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Algorithmic Thinking (Part 1)

Coursera · Rice University · 4 HN comments

HN Academy has aggregated all Hacker News stories and comments that mention Coursera's "Algorithmic Thinking (Part 1)" from Rice University.
Course Description

Experienced Computer Scientists analyze and solve computational problems at a level of abstraction that is beyond that of any particular programming language. This two-part course builds on the principles that you learned in our Principles of Computing course and is designed to train students in the mathematical concepts and process of "Algorithmic Thinking", allowing them to build simpler, more efficient solutions to real-world computational problems.

In part 1 of this course, we will study the notion of algorithmic efficiency and consider its application to several problems from graph theory. As the central part of the course, students will implement several important graph algorithms in Python and then use these algorithms to analyze two large real-world data sets. The main focus of these tasks is to understand interaction between the algorithms and the structure of the data sets being analyzed by these algorithms.

Recommended Background - Students should be comfortable writing intermediate size (300+ line) programs in Python and have a basic understanding of searching, sorting, and recursion. Students should also have a solid math background that includes algebra, pre-calculus and a familiarity with the math concepts covered in "Principles of Computing".

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This course is offered by Rice University on the Coursera platform.
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Hacker News Stories and Comments

All the comments and stories posted to Hacker News that reference this url.
I recommend learning discrete mathematics, then data structures and algorithms.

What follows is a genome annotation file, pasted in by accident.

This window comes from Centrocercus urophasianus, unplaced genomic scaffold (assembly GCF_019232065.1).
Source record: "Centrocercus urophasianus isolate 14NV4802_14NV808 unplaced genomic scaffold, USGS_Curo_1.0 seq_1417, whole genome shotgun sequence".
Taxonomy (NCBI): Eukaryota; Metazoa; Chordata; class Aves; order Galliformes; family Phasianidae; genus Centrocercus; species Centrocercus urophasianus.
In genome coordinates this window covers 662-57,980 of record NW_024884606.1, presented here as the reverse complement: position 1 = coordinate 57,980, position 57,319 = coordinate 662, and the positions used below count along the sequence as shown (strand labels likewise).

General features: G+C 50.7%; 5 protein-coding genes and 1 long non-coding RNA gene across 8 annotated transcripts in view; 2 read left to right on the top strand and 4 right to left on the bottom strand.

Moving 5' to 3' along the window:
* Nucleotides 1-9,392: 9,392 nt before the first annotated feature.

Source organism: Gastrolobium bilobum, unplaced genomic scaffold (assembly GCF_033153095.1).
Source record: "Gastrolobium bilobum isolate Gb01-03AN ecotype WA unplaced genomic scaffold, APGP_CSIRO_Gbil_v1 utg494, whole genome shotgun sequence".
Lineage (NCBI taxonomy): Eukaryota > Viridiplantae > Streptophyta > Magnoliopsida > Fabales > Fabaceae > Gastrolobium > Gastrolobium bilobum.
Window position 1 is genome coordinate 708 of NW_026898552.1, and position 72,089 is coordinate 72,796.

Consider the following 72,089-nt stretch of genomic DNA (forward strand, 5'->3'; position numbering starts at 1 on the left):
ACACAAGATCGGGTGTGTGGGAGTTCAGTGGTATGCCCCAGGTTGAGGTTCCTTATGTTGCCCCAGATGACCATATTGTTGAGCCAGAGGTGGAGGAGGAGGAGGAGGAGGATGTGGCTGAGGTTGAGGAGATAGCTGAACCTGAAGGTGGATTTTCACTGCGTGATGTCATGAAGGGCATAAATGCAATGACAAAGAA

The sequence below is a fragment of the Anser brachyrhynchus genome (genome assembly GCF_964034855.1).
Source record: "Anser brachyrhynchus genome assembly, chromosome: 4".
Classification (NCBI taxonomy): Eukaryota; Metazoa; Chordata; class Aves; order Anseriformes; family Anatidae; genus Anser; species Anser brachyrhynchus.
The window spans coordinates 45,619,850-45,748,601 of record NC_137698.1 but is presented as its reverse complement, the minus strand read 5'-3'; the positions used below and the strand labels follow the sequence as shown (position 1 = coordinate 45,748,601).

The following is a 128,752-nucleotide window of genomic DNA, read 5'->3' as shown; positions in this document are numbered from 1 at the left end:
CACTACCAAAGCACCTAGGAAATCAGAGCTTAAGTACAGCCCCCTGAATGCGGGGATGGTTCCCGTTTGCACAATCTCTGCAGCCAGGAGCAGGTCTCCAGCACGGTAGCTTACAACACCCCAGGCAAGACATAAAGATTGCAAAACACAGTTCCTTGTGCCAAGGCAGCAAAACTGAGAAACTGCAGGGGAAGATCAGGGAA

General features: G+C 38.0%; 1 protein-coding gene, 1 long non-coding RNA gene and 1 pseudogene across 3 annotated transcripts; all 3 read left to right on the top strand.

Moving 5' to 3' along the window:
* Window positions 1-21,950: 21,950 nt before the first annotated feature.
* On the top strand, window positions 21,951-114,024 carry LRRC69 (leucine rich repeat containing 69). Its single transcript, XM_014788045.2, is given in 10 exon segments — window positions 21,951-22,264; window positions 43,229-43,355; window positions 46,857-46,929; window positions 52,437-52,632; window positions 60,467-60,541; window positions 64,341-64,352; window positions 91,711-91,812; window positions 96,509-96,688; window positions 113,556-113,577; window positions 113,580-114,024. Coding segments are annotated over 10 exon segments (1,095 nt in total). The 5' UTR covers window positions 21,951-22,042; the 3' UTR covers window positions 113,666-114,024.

I cannot stress enough how important mathematical foundations is. It'll make everything else much easier to learn. I haven't read the book but heard good things about: https://www.amazon.com/Discrete-Mathematics-Applications-Sus... as a beginner text.

Coursera has multiple offerings on Data Structures / Algorithms -- find one that works best for you.

For instance:

https://www.coursera.org/learn/introduction-to-algorithms

https://www.coursera.org/specializations/algorithms

https://www.coursera.org/learn/algorithmic-thinking-1

https://www.coursera.org/learn/algorithmic-toolbox

By doing all of those you'll get a good introductory exposure to the topics.

You should also look at a rigorous course offering of Algorithms. MIT has a few online to view.

Some readings for a beginner are:

https://www.khanacademy.org/computing/computer-science/algor...

https://www.amazon.com/Algorithms-Unlocked-Press-Thomas-Corm...

https://www.amazon.com/Introduction-Algorithms-3rd-MIT-Press... (not beginner level but classic)

After all of this you should be fine with diving into interview books. You'll want to whiteboard solutions and be able to do all the difficult problems. Look into sites like leetcode, glassdoor and be able to do the difficult problems posted there.

40acres
Thanks, there are some good resources here. I rushed through CLRS to help prepare for these interviews but I failed at the phonescreen, which was mostly comprised of Leetcode / Hackerrank type questions. I'll definitely take a look at the coursera course specialization but it seems as though these interviews comprise of a 'programming challenge' type question for the phone screen and more with a focus on data structures, algorithms and system design for the onsite.
I haven't had time to take this course, though I'd like to. It sounds like it is exactly what you are looking for.

https://www.coursera.org/learn/algorithmic-thinking-1

There are plenty of very good MOOCs on algorithms -

1. https://www.coursera.org/course/aofa

2. https://www.coursera.org/course/algs4partI

3. https://www.coursera.org/course/algo

4. https://www.coursera.org/course/algs4partII

5. https://www.coursera.org/course/algorithmicthink

bigb9320
Which of these would you recommend for someone who has been programming since 2 years but wants to improve their fundamentals ?
prometheuspk
I'd go for aofa
IMHO writing better code comes with time and practice. So what you probably need to focus on is developing your algorithmic thinking https://www.coursera.org/course/algorithmicthink
hardxxxtarget
But developing the algorithmic thinking also takes a lot of time and practice. So ideally, what would be the best way to balance them both?
SkyMarshal
You're overthinking it. Just program a lot, experiment with algorithms, read well-regarded books on both, and both will come.

https://hn.algolia.com/?q=books#!/story/forever/0/books

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